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Russian opposition leader Alexei Navalny is seen on a screen via a video link from the IK-2 corrective penal colony in Pokrov during a court hearing to consider an appeal against his prison sentence in Moscow, Russia on May 24, 2022.EVGENIA NOVOZHENINA/Reuters

On Sunday, Russian opposition leader Alexey Navalny was released from his latest stint in solitary confinement at Corrective Colony No. 2 in Vladimir Oblast, where he is serving a nine-year sentence on fictitious charges, only to be thrown back into the “hellish closet,” as he described it, a day later.

He used his day of mere imprisonment to throw a big tank of jet fuel onto the raging international debate about the effectiveness of economic warfare as a means to stop Vladimir Putin’s war of imperial conquest.

In a statement, Mr. Navalny called on Canada, the United States and Europe to freeze the bank accounts, seize the foreign assets and remove the international travel rights of those on his foundation’s list of 6,641 Russian government and military officials, oligarchs, bankers, politicians and “propagandists” who have not yet been sanctioned this way – especially the 154 “top oligarchs” he says have evaded embargoes.

“I hate this war,” he declared, “and me and my colleagues are trying to do something to bring it to an end. Putting pressure on Putin’s corrupt elite … the couple thousand families for whose prosperity this regime exists and for whose sake Putin is waging this war … to the point of splitting it is what we need now.”

The question is whether even total economic warfare – the complete isolation of Russian entities and individuals from the world economy – is an effective strategy to counter actual bombs-and-rifles warfare.

The effort to economically isolate Russia, after all, has also hurt the Western world, creating this year’s crises of soaring energy costs and contributing to broader inflation. Meanwhile, higher oil and natural gas prices have boosted Moscow’s foreign-currency reserves. This has led some to claim that the sanctions have backfired.

The history of embargoes and sanctions is decidedly spotty: When they fail, they can embolden autocrats into deeper repression while causing impoverished citizens to turn against the outside world. They are also notoriously hard to enforce – especially, as is the case today, when prominent countries such as China and India won’t participate in them.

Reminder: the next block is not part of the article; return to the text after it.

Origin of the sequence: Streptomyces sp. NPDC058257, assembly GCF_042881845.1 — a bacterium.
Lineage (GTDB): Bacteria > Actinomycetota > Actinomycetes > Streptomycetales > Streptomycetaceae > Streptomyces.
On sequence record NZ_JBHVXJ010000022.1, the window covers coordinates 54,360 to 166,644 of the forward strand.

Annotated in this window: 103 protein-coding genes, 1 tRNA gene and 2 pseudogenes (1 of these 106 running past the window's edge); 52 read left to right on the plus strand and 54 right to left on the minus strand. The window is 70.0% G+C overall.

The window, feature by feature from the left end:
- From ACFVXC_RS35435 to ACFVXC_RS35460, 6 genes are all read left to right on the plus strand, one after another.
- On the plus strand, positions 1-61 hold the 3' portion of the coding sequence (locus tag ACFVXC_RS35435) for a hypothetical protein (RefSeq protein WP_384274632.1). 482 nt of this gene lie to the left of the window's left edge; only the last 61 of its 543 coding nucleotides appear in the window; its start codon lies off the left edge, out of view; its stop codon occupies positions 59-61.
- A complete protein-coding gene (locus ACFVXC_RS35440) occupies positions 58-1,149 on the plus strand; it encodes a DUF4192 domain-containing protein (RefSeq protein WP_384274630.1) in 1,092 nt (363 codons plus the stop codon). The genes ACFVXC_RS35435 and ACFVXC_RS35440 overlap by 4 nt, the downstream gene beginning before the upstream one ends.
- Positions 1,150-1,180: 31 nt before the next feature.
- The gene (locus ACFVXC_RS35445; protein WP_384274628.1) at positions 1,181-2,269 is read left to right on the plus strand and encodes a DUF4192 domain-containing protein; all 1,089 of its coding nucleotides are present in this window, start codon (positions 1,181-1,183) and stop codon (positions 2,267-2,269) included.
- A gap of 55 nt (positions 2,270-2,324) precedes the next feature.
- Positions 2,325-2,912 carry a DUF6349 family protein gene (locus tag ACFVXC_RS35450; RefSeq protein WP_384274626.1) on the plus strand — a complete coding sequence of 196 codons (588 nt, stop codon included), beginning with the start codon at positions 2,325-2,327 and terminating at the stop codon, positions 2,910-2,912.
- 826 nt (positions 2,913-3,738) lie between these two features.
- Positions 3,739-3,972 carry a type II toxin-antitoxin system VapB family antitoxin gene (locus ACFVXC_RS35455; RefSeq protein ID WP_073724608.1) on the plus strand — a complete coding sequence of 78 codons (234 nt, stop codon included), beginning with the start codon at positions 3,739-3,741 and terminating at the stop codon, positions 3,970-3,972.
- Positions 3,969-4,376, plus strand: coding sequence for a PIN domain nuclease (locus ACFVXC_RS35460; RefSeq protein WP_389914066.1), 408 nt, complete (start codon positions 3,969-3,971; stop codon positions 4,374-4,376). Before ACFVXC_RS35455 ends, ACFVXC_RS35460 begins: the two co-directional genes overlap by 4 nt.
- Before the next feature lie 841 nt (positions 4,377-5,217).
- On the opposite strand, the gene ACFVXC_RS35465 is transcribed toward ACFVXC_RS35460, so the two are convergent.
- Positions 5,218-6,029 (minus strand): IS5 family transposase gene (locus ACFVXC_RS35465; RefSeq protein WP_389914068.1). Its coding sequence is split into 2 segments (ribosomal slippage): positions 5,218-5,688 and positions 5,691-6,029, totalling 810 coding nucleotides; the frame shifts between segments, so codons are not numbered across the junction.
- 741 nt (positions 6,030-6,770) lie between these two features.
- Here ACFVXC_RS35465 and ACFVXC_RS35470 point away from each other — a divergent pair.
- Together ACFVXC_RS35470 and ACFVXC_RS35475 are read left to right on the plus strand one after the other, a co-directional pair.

On the other hand, Russia is highly vulnerable to the threat of economic isolation. The death of Mikhail Gorbachev this week was a reminder of this vulnerability: It was the spiral of collapsing living standards and declining productivity in the 1970s and early eighties – brought about by the Soviet Union’s self-imposed economic isolation – that led Mr. Gorbachev to implement market-economy reforms, and it was rising debts to foreign lenders, trade deficits and inflation that led the USSR to collapse.

Today, as Mr. Putin attempts to restore a romanticized version of that empire, Moscow is even more dependent on international trade, credit, investment and mobility as a means to finance its war and maintain the middle-class standard of living that provides Mr. Putin with his governing legitimacy.

Since he first invaded Ukraine in 2014, there have been more than 11,000 individual sanctions imposed on Russian individuals, institutions and companies. After the larger invasion began in February, democratic countries agreed to remove Russia from banking, air travel and finance networks and ban all exports to the country. Many countries also agreed to ban tourist visas and – at least eventually – imports of Russian gas and oil.

It represented a level of international democratic solidarity and mutual commitment that many observers – including, it seems, Mr. Putin – did not think possible.

But at this summer’s outset, it seemed to be backfiring. Soaring energy prices appeared to strengthen the ruble and give Moscow a record surplus; its reported economic output actually rose, while living standards declined only slightly. Mr. Putin’s elites kept backing him, and his artillery kept pounding the Donbas.

However, a major study released in early August by a team of economists, led by Jeffrey Sonnenfeld of Yale University, took a closer look. Russia had stopped publishing economic statistics after the invasion, so its claims were hard to check. The economists instead looked at direct local reporting of inputs and outputs by Russian industries – and found a far darker state of affairs.

Export revenues and living standards have apparently fallen more sharply than claimed, they found. Imports – far more important for financing the war – “have largely collapsed, and the country faces stark challenges securing crucial inputs, parts, and technology from hesitant trade partners, leading to widespread supply shortages within its domestic economy.”

As long as democracies maintain their solidarity and resolve over the next year, the economists concluded, those conditions will deteriorate further, the middle class will dwindle, and the resources to continue the war will become unavailable.

That solidarity may be difficult to keep up through a tough European winter. But the study’s findings suggest it is well worth following Mr. Navalny’s advice and imposing a level of economic isolation on Russia’s elites comparable to the physical isolation they have forced upon him.

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